Rizal Ramli: Elite have stolen Democracy


The macroeconomic picture is rosy, Rizal noted, but only the top 2 percent of the population has benefited.  

(Jakarta Globe) – Former cabinet minister and current concerned citizen Rizal Ramli is a busy man, crisscrossing the country to measure its pulse. His goal, he said, is to meet ordinary residents and learn how their lives have progressed since the reforms enacted following the 1997-98 financial crisis.

The commodities boom has created new pockets of wealth around the country, especially in regions where there are large palm oil and rubber plantations. The macroeconomic picture is rosy, Rizal noted, but only the top 2 percent of the population has benefited. 

When asked to explain the sharp rise in consumption, he acknowledged that the middle class is growing. The country has made significant gains over the past few years that have led to large inflows of investment and ratings agencies lifting the nation’s debt level to investment grade. 

However, the numbers are exaggerated, Rizal said, citing motorcycle purchases as an example. 

“Yes, motorcycle sales are rising, but the terms of payment have changed,” he said in a recent interview, explaining that people’s purchasing power hasn’t increased. 

Minimum down payments for motorcycles will increase to 25 percent in June as a result of a new Bank Indonesia regulation. 

Rizal is highly critical of the lack of infrastructure development, which he said was primarily due to a lack of operational leadership within the government.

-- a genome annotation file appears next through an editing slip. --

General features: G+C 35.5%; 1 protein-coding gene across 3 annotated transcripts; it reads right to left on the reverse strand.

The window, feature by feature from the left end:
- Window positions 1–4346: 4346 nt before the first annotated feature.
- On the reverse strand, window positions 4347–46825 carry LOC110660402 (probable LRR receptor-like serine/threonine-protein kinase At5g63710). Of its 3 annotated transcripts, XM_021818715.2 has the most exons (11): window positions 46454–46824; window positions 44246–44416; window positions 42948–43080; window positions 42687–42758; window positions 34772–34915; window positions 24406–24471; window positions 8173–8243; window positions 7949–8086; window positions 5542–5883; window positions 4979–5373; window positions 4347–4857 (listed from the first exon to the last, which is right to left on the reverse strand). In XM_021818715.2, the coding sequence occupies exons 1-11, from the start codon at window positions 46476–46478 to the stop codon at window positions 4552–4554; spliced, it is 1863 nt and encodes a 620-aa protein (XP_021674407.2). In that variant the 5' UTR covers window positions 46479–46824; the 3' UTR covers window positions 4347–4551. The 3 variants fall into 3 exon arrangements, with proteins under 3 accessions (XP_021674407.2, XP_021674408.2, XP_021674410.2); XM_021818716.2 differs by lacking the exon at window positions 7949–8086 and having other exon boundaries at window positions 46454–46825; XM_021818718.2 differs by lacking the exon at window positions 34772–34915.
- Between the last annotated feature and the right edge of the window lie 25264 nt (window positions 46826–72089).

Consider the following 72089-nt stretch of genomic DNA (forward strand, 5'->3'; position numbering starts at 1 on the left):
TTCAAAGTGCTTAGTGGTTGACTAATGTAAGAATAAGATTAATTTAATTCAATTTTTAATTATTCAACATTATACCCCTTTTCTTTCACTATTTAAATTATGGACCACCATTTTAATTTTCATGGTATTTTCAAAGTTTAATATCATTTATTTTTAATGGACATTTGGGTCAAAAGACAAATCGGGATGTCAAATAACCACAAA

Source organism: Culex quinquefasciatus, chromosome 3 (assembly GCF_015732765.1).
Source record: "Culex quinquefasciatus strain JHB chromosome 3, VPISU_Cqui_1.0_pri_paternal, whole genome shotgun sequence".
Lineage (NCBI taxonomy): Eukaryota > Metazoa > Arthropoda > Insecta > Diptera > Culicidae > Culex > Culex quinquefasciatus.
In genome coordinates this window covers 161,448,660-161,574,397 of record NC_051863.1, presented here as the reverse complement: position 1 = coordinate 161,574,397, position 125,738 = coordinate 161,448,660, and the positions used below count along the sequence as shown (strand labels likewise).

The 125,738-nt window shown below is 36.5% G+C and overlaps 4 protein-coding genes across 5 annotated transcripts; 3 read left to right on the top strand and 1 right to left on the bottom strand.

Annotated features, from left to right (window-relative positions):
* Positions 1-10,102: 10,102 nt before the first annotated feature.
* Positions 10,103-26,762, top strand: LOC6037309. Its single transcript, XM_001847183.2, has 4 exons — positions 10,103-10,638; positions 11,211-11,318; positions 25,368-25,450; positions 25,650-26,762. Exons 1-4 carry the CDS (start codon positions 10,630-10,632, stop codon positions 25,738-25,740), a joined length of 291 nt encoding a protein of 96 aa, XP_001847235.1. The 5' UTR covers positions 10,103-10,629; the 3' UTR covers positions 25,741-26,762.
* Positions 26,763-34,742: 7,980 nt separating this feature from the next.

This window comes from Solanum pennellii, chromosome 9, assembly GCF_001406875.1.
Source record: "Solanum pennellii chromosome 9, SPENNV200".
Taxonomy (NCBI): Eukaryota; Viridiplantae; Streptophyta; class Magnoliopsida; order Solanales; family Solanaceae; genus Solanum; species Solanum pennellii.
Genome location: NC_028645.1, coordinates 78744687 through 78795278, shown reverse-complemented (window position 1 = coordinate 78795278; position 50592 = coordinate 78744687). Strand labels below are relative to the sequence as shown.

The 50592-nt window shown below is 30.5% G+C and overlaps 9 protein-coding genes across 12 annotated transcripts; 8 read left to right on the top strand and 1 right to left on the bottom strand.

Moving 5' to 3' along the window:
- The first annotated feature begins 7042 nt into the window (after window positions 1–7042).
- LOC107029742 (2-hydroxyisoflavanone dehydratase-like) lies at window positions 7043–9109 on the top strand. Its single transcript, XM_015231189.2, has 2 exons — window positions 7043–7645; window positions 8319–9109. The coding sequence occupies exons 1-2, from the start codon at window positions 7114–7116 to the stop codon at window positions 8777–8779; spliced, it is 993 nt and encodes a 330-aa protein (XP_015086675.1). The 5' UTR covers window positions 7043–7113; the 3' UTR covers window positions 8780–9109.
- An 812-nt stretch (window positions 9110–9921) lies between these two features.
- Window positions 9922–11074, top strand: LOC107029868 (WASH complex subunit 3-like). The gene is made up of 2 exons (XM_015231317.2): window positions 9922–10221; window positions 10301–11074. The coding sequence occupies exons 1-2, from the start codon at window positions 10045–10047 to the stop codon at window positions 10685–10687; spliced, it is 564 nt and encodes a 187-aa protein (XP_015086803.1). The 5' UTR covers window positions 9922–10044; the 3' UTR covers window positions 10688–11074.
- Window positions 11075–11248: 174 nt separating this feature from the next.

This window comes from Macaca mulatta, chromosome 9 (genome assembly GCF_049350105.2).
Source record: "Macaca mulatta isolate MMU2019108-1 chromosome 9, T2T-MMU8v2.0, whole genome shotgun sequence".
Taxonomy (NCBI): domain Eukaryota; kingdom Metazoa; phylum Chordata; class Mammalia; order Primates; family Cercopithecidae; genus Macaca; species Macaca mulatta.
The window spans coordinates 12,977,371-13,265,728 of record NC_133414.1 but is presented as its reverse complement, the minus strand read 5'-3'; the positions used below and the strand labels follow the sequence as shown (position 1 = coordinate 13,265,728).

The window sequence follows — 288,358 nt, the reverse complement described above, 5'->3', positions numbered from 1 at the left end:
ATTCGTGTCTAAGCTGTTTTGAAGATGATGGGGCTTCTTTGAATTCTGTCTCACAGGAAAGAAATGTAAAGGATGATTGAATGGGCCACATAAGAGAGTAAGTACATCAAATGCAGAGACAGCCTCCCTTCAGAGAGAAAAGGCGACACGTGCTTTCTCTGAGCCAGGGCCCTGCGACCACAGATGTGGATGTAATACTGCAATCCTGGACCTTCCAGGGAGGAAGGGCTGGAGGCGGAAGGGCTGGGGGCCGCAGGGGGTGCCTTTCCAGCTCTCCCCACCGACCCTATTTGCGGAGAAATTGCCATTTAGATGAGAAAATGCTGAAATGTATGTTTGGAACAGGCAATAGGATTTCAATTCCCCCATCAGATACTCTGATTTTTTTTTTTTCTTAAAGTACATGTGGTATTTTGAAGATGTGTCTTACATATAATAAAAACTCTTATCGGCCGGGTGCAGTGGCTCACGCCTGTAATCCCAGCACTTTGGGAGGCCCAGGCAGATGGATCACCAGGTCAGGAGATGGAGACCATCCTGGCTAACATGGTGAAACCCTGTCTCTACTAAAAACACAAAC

“This is what is lacking in our democracy — the ability to produce leaders who are popular as well as competent,” he said. 

An observer of society as well as the economy, Rizal has been a supporter of the demonstrations that have erupted to protest the cut in fuel subsidies. The core issue, he said, is not the price hike, but social justice and the continuing fight against corruption. 

“A large chunk of the subsidy goes toward corruption in the oil and gas sector,” he noted. “Logically, we should be using gas given the huge amount of resources the country has, so there is something wrong in the way we manage our resources.” 

Jailed by authoritarian leader Suharto in the 1970s for criticizing the regime, Rizal rose to become first the country’s finance minister and then the chief economics minister under President Abdurrahman “Gus Dur” Wahid. During his time in government, he was faced with the prospects of rising prices and the effects of corruption. 

“In 1998, only intellectuals, media and students understood the level of corruption under Suharto,” Rizal said. “Now, because of greater media access and coverage, everybody understands.” 

So what is his end game and what do the demonstrators hope to achieve? 

“Democracy must work for the people, for the nation. Democracy in this country has been stolen by the elite.” 

Corruption has become so endemic that it is starting to impact on economic growth and affects the lives of the ordinary people, he added.